Blue-and-white porcelain dominated imports from the 15th century onwards. who are kinsmen of the patron. The most important type of sculpture. While some bulul are rough and naively naturalistic. A stem dish with a geometric design pierced through the pedestal is a characteristic form. There was an extensive ceramic trade between China and the Philippines from the 10th to the 16th century. some carved spoons from the chambered Nautilus shell (Palawan). others are carved in smooth stylization with articulated hands and faces. their lids often topped by reproductions of human heads (Mindanao). quantity and continuing use. After that time fewer Chinese wares arrived. and the trade was gradually taken over by the Spanish. other pre-Hispanic Philippine tribes carved in limestone to create burial jars. bulul represent guardian deities and are placed in rice granaries to ensure beautiful rice. A classic Yue form found in the Philippines is a ewer with a head shaped like a phoenix. the indigenous tradition of sculpture survived the zealous proselytizing of the Roman Catholic Church only among the mountain peoples. the bulul is 300 to 650 mm high. While the Ifugao are known for wood-carving. Figures similar in appearance to bulul appear in the carved wooden finials of containers. male and female. The figure either stands with arms at its sides. others embossed gold burial face masks of separate nose and eye coverings (Panay). The figures have a religious function that is central in Ifugao life. Most of the ceramics have been found in graves. hands on stomach and knees often bent.Indigenous Sculpture In the north. The tradition of unglazed utilitarian earthenware that began in prehistoric times continued until the 9th century ad when production declined as the import of Chinese ceramics increased. are the wooden bulul or bulol carved by Ifugao craftsmen of Mountain Province. Ceramics Jars found in burials from the 2nd millennium bc are the earliest-known pottery in the Philippines. or sits with elbows on knees and hands holding opposite arms. possibly referring to the shape of the rice mortar. They vary according to the skill of the carvers. and excavations of these sites have provided a chronology and inventory of the types of Chinese ceramics in the Philippines. . The celadon wares are characterized by a thick green glaze with a greyish or bluish tint and carved decoration. a greyish glaze and stylized lotus petals on the shoulder. Carved from wood of the narra tree. and in the handles of spoons and other Ifugao utensils. Each statue base is a carved double plinth. Luzon Often made in pairs. in its quality.
believed to impart good luck. forms of jewelry include earplugs as well as earrings. . The men also have tattoos on the legs. The breast tattoo comprises geometric markings running upwards from each nipple and curving out on the shoulders down to the upper arm. Their jewelry materials include coral and fibers. and the Ubus wear etched shell amulets to protect them. and is consequently widely distributed. Bontoc males and females adorn themselves with dull. especially agate beads among the Kalingas. Ifugao men wear tooth necklaces. Hornbill head ornaments may only be worn by Ifugao nobles. the Ifugaos and Kalingas adorn the body with tattoos. shells and metal bells and chains. Motifs. which is often used as currency. crenellations. Non-Muslim peoples in Mindanao decorate their colorful and distinctive costumes with glass beads. including diamonds. are similar to those painted on war-shields of the same groups. Some jewelry is kept for ceremonial purposes or restricted to noble families. Similar headdresses were formerly worn by Ilongot headhunters. and Igorot girls are given a head ornament of agate beads before they reach puberty. Necklaces made from roots and bark are worn by the them to ward off sickness. she accepts the marriage. coins. wears a head ornament incorporating a brass human figure at her wedding or at funerals. for example. Old beads are highly prized. crosses and zigzags. Tattooing is associated with headhunting and social position. blue-black arm tattoos. Similar beads are also used for this purpose by the Kalingas of Luzon and the Tambolis of Mindanao. teeth and metal are all incorporated into Philippine jewelry. bride wealth and to mark peace pacts. back and breast. Beads called kiring are carried by a matchmaker of the Gaddangs. Isneg aristocrats from Luzon wear elaborate mother-of-pearl chest ornaments with incised designs and bead pendants.Body adornment Beads. shells. also of Luzon: if a girl accepts the bead. In Luzon. the Tinguians do not. An Ifugao noblewoman from Luzon.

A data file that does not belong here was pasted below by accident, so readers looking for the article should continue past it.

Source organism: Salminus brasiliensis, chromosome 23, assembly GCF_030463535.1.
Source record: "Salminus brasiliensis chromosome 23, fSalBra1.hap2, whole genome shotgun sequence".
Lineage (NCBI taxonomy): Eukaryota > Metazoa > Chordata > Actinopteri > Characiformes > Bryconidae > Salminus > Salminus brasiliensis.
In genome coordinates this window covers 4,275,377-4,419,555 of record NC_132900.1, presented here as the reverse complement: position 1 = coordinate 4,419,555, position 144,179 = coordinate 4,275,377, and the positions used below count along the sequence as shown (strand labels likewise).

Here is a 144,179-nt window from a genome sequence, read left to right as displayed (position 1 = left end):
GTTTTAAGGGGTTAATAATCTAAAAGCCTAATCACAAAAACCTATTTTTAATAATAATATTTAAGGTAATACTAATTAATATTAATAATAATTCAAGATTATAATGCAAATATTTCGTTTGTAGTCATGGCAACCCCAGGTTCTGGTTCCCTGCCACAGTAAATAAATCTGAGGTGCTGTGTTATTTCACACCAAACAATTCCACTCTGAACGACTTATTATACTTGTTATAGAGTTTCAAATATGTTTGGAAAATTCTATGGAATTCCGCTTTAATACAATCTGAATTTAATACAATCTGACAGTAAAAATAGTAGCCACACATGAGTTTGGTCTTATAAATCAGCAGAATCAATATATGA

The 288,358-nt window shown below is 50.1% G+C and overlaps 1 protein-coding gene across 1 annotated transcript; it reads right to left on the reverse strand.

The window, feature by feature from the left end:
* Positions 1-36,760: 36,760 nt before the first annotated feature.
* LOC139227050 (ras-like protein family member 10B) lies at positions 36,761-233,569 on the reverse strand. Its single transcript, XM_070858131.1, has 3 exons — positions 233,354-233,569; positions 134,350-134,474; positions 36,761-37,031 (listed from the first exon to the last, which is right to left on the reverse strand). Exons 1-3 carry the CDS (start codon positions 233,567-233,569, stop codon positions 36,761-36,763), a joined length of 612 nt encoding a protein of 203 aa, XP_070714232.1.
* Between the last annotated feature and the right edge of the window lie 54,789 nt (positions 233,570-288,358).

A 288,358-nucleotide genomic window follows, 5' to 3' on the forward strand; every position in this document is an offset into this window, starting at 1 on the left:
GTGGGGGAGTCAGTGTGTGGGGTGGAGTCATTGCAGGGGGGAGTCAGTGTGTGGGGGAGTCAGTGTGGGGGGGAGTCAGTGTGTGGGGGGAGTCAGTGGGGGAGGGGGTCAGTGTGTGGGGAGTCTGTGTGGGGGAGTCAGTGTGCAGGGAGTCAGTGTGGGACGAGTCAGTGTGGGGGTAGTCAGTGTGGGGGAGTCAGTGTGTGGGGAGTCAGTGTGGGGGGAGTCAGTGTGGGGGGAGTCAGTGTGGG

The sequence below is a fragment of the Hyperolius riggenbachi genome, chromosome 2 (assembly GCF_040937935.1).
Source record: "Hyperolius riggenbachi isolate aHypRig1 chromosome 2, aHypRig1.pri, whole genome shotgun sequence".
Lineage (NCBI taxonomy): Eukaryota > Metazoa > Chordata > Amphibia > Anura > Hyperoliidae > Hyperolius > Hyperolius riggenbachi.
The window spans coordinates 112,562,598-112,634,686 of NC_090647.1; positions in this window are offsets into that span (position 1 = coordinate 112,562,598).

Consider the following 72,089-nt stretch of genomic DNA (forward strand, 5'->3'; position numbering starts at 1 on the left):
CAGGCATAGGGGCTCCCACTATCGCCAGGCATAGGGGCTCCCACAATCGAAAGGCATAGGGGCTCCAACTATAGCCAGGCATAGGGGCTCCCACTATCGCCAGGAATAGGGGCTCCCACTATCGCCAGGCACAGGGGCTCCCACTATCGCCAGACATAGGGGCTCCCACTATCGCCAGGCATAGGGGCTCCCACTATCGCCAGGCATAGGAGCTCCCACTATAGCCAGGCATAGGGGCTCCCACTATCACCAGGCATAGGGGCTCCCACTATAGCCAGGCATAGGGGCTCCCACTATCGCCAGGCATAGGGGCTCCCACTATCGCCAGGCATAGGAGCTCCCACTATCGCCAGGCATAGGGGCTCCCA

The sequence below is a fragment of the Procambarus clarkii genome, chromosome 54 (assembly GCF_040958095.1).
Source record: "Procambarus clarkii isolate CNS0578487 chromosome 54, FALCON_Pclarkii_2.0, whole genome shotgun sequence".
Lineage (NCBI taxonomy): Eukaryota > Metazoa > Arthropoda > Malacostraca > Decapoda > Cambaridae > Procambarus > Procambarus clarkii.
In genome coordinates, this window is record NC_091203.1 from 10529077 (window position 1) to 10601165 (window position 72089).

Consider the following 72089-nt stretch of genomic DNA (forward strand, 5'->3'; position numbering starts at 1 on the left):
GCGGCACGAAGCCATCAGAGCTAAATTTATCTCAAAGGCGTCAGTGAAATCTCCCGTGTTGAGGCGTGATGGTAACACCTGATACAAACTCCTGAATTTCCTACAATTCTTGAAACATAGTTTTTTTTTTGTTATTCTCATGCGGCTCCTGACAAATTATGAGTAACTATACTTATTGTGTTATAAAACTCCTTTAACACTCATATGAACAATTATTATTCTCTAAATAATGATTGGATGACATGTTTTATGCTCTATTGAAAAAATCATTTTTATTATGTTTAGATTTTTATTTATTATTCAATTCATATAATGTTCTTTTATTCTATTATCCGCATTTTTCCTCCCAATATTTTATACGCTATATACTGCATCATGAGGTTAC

html . Filipinos have created the most affordable means of transportation. these one of a kind vehicles came into being as surplus GI jeeps used in WWII were left by American forces in the Philippines. Ref. it has become of work of art on wheels. to a wealth of brazen embellishments.com/philippineindigenousarts/special. Every jeepney is unique.: http://www.Philippine Jeepney the Philippine Jeepney.freewebs. with a little ingenuity and creativity. having decorated with banners of vibrant colors. and king of the Philippine roadways.